Coalmen hated any house where there was a 'long carry' to where the coal was needed. The horses knew where to stop for each delivery and when I was doing the LTP I was told of one horse that always stopped at the Railway pub as it passed because the carter was in the habit of popping in for a 'slape pint'.

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Re: FORGOTTEN CORNERS

Post by Stanley » 13 Feb 2018, 05:22

We vary seldom think about the 'soundscape', the background noise that we live with every day. A century ago it was very different, it was the sound of horses hooves, often muffled because they were on comparatively soft water bound macadam surfaces. When my dad first came to this country and was lodging in Droylsden he started later than the weavers in the mills and for a few days he thought they all went to work on horseback, what he was hearing was the clatter of clog irons on the stone pavements. During the day it was the muted roar of the weaving sheds and at starting time the sound of the mill steam whistles that reminded workers of the time before everyone had a quartz watch on their wrist accurate to nano-seconds. Because of the primitive state of boiler feed water treatment, almost all boilers were emptied at weekends and washed out. This involved blowing off the steam on Saturdays at dinnertime when the mills stopped weaving. All these sounds have vanished to be replaced by traffic noise and aircraft overhead.
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Re: FORGOTTEN CORNERS

Post by PanBiker » 13 Feb 2018, 11:11

In my corner of Barlick when a little lad in the fifties, same neck of the woods as Stanley is now. My daily sounds were the clatter of Wellhouse mill, noticeable when stopped. Barlick spud steam train. Fire station siren testing and practice every Saturday morning, we used to run up to the station when they had a shout to watch one of the local fire lads who came on a motorbike, he used to drop it jump off while it was still running for his dash into the station, no pagers then! The roar from the test beds at Rolls Royce when they were running the jet engines up. From our house you could see the heat haze from behind Bankfield.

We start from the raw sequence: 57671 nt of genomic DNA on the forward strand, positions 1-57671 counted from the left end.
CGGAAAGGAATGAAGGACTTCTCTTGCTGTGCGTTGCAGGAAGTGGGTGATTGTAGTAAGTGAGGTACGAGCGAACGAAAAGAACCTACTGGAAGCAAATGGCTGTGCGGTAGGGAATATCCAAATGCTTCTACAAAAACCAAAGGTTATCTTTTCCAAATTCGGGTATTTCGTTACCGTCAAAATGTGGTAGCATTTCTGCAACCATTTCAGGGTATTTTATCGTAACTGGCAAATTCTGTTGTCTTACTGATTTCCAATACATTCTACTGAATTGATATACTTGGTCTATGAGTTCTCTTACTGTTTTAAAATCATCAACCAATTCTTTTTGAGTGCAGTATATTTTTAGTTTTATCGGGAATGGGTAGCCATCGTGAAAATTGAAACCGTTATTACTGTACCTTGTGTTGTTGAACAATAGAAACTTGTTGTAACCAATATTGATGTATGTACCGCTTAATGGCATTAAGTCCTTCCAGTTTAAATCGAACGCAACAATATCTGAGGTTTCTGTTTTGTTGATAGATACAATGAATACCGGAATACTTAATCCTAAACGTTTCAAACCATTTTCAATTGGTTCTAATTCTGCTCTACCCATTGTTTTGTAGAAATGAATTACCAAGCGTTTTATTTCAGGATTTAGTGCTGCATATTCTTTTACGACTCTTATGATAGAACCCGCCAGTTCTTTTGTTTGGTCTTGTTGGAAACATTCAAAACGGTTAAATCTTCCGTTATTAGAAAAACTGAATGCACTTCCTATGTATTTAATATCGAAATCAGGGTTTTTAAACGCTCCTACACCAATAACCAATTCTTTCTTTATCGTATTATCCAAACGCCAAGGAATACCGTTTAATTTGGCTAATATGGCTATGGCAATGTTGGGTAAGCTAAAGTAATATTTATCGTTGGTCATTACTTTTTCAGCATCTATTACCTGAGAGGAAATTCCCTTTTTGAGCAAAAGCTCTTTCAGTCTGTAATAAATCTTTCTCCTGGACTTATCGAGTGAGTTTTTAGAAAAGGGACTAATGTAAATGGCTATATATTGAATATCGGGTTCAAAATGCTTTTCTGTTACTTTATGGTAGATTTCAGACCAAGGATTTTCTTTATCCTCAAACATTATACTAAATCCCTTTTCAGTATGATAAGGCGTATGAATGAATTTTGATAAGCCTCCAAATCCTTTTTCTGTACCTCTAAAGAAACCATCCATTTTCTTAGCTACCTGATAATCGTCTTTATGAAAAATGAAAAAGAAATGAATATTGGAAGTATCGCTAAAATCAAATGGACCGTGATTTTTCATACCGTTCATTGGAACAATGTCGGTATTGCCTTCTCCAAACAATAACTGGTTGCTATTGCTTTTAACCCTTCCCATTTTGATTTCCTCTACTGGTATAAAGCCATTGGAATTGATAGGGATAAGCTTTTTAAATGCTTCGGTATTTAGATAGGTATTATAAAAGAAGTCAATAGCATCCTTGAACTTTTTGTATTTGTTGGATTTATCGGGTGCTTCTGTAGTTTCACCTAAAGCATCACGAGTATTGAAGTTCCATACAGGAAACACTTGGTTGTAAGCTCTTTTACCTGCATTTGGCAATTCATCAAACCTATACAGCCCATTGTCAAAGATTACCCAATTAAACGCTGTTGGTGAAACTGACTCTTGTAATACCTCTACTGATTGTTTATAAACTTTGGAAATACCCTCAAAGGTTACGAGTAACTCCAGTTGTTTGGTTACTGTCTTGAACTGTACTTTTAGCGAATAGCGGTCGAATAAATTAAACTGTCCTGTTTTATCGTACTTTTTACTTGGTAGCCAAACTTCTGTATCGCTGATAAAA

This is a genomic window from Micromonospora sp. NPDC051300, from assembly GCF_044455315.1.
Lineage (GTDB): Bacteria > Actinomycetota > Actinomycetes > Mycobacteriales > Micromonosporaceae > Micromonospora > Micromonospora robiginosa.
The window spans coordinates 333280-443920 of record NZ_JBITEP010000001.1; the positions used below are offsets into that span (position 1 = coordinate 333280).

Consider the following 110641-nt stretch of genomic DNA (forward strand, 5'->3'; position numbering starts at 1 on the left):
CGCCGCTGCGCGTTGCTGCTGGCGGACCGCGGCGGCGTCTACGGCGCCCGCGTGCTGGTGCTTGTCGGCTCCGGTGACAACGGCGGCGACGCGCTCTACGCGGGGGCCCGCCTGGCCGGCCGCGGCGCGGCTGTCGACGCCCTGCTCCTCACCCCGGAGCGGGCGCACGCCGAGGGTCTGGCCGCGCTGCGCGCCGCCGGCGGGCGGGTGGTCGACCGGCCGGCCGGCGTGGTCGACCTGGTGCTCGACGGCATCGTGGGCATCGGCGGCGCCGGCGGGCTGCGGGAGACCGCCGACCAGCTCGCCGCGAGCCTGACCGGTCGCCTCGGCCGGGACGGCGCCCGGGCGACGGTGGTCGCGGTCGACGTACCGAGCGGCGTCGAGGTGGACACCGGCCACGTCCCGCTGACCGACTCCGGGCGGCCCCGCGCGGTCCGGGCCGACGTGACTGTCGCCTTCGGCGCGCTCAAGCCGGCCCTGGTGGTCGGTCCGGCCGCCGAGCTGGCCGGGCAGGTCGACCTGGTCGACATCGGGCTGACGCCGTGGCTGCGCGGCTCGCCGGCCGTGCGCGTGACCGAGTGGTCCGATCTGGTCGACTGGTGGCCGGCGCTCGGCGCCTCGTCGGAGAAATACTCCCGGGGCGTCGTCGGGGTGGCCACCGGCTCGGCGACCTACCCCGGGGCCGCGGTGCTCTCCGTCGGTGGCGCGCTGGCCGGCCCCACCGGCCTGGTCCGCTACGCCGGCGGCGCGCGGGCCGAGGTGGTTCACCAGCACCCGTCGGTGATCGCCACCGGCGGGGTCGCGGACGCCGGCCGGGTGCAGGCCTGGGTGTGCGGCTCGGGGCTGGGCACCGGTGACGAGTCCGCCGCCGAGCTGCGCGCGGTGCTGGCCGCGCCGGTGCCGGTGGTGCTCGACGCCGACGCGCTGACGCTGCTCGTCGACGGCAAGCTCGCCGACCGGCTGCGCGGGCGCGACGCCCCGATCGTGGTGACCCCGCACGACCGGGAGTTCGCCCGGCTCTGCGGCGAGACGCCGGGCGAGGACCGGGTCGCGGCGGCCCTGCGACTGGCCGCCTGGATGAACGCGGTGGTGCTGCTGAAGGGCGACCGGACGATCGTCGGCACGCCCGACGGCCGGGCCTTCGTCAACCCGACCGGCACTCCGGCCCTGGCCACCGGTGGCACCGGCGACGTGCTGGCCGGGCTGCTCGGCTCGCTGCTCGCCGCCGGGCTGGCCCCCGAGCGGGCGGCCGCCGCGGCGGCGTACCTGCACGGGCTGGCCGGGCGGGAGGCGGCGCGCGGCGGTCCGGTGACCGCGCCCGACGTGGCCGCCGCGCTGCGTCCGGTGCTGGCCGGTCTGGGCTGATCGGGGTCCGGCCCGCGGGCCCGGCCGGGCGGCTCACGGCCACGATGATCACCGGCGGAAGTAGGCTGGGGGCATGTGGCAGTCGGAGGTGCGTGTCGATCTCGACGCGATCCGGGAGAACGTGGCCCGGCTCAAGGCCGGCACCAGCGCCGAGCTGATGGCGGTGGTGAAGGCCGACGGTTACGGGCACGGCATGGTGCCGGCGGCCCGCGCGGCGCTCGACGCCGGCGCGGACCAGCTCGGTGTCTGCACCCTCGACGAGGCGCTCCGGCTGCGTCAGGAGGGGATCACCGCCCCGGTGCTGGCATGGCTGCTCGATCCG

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Re: FORGOTTEN CORNERS

Post by Stanley » 14 Feb 2018, 04:15

They had test beds at Gill as well and I can remember seeing all the snow melted of the field at the back up to the canal. I can remember being told the story about them throwing chicken carcasses into the intakes to test for bird strike and someone slipped up one day and threw a frozen chicken in which destroyed the engine. However, when I was reading 'Wide Body' Irving said that this was normal practice on the bigger fan jets like the RB211 to test for ice ingestion.
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Re: FORGOTTEN CORNERS

Post by Nolic » 14 Feb 2018, 06:41

As a nipper living on Garden Street I always remember the testing of the air raid sirens on a Saturday morning at 10.30. This went on until the late '50's. Nolic
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Re: FORGOTTEN CORNERS

Post by Stanley » 14 Feb 2018, 07:03

I'd forgotten that, it was in the days of Civil Defence wasn't it.